Scott Fried, author of “My Invisible Kingdom,” came to the University on March 16 to address students about his experiences with HIV and what the disease has taught him about life in general.
Fried’s talk began with three important questions, “Who are you? Who do you turn to when life hurts? And when you don’t have an answer to the first two questions, how do you survive?”
According to Fried, we live in two separate worlds: our outside and our inside worlds. Despite our public appearances, Fried claims we all live in our own “closet,” our own “invisible kingdom” in which we deal with our fears and anxieties. Suffering in what he calls the “existential void of adulthood,” we want others to listen to us, to remember us and to make us feel complete because we feel that we are not enough on our own.
Fried’s talk centered on the importance of recognizing self-contradiction as normal and healthy, learning how to be a person in pain, and recognizing that we are sacred despite our insecurities.
No matter what their initial impression of Fried might have been, many students seemed to leave the talk with a new perspective.
“At first, I didn’t know what to make of Scott,” sophomore Jonathan Messing said. “I thought he was trying too hard to make an impression on everyone, but as the talk continued, I realized that he’s simply trying to open our eyes to the realities of self-esteem, AIDS and life as a whole.”
Others experienced shock. “I always knew that you can’t just see whether or not a person has HIV, but for some reason, my first thought was, ‘He has HIV?!'” freshman Amy Tam said.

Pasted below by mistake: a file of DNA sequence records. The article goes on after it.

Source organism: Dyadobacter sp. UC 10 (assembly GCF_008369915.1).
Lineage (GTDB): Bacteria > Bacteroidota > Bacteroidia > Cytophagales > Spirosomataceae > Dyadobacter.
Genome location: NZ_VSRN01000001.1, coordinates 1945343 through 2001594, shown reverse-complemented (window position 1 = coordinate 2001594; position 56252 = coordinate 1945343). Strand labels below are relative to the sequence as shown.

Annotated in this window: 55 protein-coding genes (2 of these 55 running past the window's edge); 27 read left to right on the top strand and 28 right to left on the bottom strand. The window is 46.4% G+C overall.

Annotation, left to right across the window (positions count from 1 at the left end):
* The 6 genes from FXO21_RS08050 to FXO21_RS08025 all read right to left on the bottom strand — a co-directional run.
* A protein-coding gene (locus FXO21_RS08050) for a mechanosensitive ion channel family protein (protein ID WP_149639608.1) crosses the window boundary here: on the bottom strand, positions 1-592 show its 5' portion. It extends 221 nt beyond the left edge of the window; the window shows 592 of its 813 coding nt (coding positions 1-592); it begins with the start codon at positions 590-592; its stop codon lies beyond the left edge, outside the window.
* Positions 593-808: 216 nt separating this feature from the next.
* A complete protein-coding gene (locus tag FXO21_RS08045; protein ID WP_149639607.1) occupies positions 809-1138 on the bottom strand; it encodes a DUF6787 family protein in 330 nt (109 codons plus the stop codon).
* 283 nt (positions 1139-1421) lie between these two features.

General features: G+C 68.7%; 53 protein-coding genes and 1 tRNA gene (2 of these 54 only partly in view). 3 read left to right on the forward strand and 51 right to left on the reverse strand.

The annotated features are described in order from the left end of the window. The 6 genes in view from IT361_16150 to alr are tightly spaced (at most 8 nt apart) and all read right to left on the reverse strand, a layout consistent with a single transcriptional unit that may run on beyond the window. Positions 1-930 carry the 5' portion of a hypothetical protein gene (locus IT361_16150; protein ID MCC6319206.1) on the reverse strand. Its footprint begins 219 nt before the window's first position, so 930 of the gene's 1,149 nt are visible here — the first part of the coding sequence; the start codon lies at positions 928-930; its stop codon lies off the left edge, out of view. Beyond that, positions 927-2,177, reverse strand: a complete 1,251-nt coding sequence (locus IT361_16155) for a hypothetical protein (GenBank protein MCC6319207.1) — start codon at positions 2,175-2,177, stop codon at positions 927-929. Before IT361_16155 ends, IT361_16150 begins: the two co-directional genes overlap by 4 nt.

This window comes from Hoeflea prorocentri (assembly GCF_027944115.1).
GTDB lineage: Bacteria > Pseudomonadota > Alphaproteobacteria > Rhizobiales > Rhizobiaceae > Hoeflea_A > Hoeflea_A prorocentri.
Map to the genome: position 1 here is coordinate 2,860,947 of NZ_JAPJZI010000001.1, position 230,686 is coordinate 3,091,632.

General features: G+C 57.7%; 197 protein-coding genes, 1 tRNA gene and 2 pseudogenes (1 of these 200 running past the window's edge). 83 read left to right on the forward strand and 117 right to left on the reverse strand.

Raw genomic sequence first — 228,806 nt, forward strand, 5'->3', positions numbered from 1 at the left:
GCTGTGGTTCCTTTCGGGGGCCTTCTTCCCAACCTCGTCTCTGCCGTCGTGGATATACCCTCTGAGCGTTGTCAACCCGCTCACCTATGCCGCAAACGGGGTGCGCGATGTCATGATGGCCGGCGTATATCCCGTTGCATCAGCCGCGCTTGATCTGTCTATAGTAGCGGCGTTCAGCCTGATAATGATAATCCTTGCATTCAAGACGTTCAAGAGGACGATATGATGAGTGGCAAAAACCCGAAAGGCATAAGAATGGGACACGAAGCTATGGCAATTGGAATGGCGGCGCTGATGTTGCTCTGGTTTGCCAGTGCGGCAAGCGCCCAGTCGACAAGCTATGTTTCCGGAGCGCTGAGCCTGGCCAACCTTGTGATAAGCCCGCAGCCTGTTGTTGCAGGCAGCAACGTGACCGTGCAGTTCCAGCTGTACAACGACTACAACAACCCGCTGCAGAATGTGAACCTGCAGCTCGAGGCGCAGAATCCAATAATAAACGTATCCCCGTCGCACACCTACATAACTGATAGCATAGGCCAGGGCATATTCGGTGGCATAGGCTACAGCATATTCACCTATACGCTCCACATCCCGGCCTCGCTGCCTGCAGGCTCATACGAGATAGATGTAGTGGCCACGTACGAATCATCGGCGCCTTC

Midway through the talk, Fried stopped to take his HIV “cocktail,” about one-third of the 100 pills he must take daily, in order to reinforce the reality of his condition.
“When he was taking all of his pills, it just struck me as very powerful, like we became part of his life in a sense,” freshman Mike Cunningham said.
“He wasn’t afraid to take them in front of us.”
Amy Tam noted that Fried connected with his audience on a personal level. “As he was reading some letters that he received from other teens, I felt like I could relate to them on some level and also with Scott. I just felt like he understood me, even though we never talked on a one-on-one basis.”
Senior Christopher McMenemy, who worked for years to bring Fried to campus, said, “He made me think, and realize whom I have become thus far, and whom I may become in the future. Scott has made me appreciate those experiences which I may have taken for granted. I only wish everyone had the opportunity to hear his message of self-love and self-worth.”